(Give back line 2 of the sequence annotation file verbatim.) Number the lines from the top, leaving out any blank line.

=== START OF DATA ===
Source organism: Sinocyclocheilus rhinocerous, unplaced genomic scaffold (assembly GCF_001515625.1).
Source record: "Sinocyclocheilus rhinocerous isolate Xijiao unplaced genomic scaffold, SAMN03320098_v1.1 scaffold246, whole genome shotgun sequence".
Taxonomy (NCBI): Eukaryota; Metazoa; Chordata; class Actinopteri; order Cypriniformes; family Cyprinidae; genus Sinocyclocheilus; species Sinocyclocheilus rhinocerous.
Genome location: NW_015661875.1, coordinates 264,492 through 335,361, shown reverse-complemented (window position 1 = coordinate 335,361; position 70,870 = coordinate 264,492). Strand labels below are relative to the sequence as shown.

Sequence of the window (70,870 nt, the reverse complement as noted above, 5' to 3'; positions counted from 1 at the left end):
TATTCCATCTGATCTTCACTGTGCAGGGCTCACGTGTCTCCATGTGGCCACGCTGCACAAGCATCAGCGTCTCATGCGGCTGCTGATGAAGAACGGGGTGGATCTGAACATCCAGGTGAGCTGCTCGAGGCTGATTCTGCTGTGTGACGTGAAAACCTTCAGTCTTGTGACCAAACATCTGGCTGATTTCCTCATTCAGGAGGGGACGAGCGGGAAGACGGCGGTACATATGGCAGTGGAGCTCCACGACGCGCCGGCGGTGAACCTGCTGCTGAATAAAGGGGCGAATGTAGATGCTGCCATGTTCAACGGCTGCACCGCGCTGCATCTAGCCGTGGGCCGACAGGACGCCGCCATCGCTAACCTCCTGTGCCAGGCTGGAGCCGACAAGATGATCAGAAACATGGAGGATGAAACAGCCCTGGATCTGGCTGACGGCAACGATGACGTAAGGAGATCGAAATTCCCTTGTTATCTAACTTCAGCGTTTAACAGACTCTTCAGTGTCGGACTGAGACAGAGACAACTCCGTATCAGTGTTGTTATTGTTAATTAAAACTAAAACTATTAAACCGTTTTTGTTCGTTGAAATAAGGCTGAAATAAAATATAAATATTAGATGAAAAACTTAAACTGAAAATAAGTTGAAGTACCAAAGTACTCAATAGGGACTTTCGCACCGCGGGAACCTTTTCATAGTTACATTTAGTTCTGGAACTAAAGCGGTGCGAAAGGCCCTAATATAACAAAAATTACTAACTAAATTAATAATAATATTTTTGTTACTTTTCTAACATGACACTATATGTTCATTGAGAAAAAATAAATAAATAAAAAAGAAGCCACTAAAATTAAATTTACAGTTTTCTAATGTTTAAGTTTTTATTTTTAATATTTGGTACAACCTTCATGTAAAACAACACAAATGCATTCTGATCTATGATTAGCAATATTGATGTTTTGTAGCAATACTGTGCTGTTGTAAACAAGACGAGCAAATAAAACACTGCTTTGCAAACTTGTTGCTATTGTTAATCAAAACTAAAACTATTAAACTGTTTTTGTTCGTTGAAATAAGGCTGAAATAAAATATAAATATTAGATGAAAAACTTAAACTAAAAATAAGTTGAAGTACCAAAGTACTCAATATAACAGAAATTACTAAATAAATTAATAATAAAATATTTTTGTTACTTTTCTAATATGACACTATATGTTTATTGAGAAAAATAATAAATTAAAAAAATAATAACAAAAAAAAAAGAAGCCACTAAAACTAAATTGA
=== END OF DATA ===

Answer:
Source record: "Sinocyclocheilus rhinocerous isolate Xijiao unplaced genomic scaffold, SAMN03320098_v1.1 scaffold246, whole genome shotgun sequence".